The 40th anniversary edition of the first collection of cartoons by Michael Leunig.
Originally published in 1974, The Penguin Leunig was the very first collection of cartoons from the inimitable Leunig. Since then he has published 25 books and been declared a Living Treasure by the National Trust of Australia. The pieces in this classic compilation are as relevant now as when they first appeared, with Leunig turning his unique eye on life in all its complexities, ironies, absurdities and pathos. This hardback anniversary edition is a beautiful offering of the hilarious and the sublime.
Leunig addresses real life and the media, with all their complexities, ironies and absurdities, and the pathos as well, in the simple and sublime form of a poetic joke.
An extraordinary exercise in classic Australian humour time travel. Beautifully presented and really a great addition as the thinking persons coffee table center piece.
This book is in as new condition.
Subject: Humour, cartoons, politics, social comment
The Penguin Leunig – Michael Leunig – Penguin Books – by Dave Bradley on The Clothesline
Michael Leunig [Introduced by Barry Humphries]
Originally published in 1974 (just in case you hadn’t worked that out for yourself), this anniversary reprint of one of the first Leunig collections, complete with a passionate introduction by Barry Humphries, is a handsome volume that features some of the cartoonist’s best pieces before grumpiness, politicised snarling and irksome repetition took over.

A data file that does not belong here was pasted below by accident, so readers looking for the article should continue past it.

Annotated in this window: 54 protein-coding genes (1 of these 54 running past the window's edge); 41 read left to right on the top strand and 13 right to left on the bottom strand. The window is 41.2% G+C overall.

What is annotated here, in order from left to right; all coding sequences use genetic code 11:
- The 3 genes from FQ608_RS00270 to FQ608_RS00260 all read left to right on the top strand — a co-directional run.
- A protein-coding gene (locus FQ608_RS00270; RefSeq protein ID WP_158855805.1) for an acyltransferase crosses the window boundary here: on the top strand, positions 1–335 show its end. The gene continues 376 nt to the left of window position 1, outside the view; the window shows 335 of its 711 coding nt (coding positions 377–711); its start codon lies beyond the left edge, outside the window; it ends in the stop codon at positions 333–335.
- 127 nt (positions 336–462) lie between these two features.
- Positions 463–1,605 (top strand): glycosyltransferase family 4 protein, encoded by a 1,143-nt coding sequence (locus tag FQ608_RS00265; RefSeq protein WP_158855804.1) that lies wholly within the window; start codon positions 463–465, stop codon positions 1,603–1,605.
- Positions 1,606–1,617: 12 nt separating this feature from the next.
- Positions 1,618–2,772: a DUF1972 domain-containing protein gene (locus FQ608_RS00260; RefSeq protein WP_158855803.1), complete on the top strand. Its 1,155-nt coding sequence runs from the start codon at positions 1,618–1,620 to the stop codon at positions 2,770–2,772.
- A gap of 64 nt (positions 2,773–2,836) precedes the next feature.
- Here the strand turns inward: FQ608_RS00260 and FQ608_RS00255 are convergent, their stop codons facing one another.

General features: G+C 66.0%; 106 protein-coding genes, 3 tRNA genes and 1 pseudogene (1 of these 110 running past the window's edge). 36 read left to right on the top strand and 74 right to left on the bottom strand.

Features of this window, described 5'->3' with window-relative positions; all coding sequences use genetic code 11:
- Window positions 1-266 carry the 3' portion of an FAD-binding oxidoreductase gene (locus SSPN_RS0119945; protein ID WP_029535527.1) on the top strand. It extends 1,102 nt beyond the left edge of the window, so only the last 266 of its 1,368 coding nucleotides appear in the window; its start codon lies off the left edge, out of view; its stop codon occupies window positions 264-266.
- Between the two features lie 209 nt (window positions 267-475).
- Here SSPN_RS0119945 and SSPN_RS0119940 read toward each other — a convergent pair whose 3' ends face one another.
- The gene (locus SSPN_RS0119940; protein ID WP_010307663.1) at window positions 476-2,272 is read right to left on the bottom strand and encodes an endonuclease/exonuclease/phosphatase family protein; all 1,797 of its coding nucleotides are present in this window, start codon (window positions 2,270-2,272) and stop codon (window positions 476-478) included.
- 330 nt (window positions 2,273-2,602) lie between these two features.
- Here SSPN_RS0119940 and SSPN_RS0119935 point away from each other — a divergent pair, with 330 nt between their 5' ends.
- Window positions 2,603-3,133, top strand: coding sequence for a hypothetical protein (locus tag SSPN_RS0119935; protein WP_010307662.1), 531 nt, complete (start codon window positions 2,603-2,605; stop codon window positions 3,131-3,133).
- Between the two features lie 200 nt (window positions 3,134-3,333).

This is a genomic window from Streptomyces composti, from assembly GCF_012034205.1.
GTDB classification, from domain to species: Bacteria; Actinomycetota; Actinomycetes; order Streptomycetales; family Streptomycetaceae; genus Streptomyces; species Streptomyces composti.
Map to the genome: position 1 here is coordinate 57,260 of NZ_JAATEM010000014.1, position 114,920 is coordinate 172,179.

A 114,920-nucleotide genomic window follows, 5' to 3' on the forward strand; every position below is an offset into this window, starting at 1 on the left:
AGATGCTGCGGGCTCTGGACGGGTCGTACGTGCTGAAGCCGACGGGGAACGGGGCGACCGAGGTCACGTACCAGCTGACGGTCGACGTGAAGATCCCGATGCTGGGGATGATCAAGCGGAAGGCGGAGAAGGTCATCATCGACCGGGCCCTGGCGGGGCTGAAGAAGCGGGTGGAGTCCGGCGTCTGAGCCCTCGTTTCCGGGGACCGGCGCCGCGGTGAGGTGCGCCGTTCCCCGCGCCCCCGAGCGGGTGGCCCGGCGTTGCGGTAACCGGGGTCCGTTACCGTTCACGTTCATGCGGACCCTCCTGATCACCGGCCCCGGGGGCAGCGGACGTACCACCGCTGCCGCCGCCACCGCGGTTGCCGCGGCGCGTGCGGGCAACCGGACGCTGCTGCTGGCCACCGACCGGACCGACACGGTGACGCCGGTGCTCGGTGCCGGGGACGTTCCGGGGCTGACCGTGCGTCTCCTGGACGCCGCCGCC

Compiled from offerings drawn for The Age and The Sydney Morning Herald, there are delights here, even though many are among his most crude-looking images: a man with a trunk is nearly rejected by his girlfriend until he caresses her with it; the three wise men follow a star but it turns out to be The Star, an all-night burger bar; and, inexplicably, a man picks his nose until he pulls it off his face, and he flicks it away casually. Others are more elaborate, with a crowd of religious types disappointed that instead of a vision of the Virgin Mary they instead bear witness to some weird kind of giant suited turkey, and many make rather obvious points about environmentalism and indigenous themes while really laying on the wannabe-melancholy.
And then, of course, there’s all the sexual stuff: a man with a snake’s tongue licks a pair of panties on a washing line; a man’s eyes become stalk-like-arms and grope a woman’s breasts; and a group of Leunig sorts at a bus stop include a tall woman with a short skirt and a man behind her with a grinning detachable head peering up it. And there’s one of his most famous and dubious one-panel-pieces ever: a worried-looking bloke looks up a ladder at a book-fetching librarian in another short skirt, and a scary wolf-like head protrudes from her nether regions to leer back at him. Barbara Creed took this image for her famed book The Monstrous-Feminine: Film, Feminism, Psychoanalysis, and suggested that it’s a key representation of what some would call the ‘vagina dentata’, although Leunig probably thinks that it’s just a joke. Or at least let’s hope he does.